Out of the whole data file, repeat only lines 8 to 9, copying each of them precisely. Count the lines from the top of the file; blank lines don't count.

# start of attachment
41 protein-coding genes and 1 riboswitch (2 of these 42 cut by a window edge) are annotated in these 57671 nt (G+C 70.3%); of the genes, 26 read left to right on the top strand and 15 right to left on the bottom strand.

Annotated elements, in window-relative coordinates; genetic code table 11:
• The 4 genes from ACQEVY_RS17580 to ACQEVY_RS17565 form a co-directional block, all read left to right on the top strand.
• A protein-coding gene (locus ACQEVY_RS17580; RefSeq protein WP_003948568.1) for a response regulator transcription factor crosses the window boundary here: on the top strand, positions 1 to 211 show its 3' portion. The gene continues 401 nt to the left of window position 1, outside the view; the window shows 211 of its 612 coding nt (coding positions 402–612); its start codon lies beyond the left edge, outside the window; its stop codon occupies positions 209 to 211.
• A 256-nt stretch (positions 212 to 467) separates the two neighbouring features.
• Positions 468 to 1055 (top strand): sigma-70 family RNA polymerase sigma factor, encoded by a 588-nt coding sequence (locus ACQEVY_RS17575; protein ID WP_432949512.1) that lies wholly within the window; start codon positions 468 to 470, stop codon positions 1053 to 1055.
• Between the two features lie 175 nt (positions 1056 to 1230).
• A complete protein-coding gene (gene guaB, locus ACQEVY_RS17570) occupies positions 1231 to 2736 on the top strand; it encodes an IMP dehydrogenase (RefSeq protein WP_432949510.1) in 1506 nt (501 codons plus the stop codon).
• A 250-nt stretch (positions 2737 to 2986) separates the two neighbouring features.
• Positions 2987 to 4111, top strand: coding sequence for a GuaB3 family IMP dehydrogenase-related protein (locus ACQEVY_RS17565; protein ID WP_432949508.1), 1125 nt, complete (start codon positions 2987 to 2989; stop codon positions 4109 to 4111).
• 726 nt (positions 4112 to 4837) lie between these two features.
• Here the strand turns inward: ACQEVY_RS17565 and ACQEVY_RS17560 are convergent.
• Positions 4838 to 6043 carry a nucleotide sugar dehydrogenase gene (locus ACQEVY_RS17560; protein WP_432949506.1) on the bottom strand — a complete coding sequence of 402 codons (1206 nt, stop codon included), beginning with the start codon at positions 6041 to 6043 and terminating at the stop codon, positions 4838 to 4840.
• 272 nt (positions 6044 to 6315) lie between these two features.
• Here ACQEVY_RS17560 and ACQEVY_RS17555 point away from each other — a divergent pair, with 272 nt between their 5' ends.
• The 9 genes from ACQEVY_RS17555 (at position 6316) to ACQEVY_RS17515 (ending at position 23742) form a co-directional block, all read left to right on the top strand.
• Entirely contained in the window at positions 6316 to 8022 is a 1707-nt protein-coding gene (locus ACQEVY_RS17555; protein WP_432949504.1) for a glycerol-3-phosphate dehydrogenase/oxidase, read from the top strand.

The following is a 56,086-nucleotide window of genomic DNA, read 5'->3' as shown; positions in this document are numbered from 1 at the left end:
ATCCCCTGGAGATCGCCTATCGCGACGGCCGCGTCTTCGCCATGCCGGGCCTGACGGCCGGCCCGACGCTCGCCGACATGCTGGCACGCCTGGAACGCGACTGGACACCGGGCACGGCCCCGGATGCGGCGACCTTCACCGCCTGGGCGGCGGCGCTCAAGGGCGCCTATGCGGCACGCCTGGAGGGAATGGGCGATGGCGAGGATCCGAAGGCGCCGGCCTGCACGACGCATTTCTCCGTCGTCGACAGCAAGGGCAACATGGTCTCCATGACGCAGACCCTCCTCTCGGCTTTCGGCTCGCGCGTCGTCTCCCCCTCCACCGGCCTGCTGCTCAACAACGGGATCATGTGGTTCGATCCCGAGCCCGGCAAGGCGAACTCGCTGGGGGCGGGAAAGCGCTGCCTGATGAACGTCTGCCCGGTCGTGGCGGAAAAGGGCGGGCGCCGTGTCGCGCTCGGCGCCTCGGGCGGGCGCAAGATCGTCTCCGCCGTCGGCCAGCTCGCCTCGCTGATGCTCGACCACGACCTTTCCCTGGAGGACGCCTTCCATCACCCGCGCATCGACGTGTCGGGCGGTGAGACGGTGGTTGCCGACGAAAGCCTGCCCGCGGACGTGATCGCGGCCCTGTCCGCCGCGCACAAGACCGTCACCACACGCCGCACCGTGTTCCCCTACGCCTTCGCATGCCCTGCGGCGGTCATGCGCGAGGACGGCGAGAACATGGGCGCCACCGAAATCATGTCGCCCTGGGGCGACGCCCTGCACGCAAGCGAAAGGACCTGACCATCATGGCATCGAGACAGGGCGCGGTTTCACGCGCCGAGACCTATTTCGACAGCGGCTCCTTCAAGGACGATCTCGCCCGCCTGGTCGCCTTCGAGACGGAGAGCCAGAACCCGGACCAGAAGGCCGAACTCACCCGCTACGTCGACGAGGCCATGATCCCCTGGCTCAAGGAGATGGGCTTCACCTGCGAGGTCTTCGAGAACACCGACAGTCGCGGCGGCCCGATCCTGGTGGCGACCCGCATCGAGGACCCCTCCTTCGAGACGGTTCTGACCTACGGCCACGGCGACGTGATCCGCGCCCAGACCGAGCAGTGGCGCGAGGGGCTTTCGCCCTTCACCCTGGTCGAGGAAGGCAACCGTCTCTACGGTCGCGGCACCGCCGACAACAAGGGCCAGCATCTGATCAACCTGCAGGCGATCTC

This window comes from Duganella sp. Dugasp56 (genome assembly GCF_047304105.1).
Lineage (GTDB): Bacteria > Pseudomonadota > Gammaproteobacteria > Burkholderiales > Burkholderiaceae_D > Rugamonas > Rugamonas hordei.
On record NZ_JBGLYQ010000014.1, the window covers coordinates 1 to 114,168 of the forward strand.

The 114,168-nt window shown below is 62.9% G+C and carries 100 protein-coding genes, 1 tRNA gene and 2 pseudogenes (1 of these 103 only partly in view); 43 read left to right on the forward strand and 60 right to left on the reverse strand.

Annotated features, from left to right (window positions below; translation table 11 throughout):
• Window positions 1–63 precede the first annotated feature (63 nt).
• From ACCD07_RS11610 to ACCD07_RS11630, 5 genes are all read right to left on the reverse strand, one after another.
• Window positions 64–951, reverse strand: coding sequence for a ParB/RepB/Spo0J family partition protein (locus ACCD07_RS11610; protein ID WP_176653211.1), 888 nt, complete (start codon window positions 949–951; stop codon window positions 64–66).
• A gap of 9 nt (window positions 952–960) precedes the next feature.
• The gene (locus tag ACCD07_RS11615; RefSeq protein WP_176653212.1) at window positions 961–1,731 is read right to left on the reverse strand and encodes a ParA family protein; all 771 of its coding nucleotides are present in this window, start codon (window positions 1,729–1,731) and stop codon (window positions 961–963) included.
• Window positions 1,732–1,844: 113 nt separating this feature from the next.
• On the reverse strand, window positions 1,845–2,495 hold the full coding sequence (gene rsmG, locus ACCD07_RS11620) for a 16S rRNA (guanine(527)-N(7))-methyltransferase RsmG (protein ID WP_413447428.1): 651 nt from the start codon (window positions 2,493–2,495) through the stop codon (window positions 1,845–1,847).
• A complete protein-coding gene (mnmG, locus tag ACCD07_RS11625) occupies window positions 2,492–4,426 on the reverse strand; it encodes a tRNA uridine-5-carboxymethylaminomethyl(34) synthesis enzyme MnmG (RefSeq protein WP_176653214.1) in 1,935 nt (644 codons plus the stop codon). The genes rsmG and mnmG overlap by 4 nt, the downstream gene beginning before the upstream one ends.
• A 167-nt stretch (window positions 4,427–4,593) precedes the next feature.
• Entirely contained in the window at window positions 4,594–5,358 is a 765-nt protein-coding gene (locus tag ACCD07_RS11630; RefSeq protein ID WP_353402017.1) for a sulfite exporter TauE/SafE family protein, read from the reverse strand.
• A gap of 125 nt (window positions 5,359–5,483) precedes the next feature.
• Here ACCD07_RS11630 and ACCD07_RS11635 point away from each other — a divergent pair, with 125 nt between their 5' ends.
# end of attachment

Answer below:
• A complete protein-coding gene (gene guaB, locus ACQEVY_RS17570) occupies positions 1231 to 2736 on the top strand; it encodes an IMP dehydrogenase (RefSeq protein WP_432949510.1) in 1506 nt (501 codons plus the stop codon).
• A 250-nt stretch (positions 2737 to 2986) separates the two neighbouring features.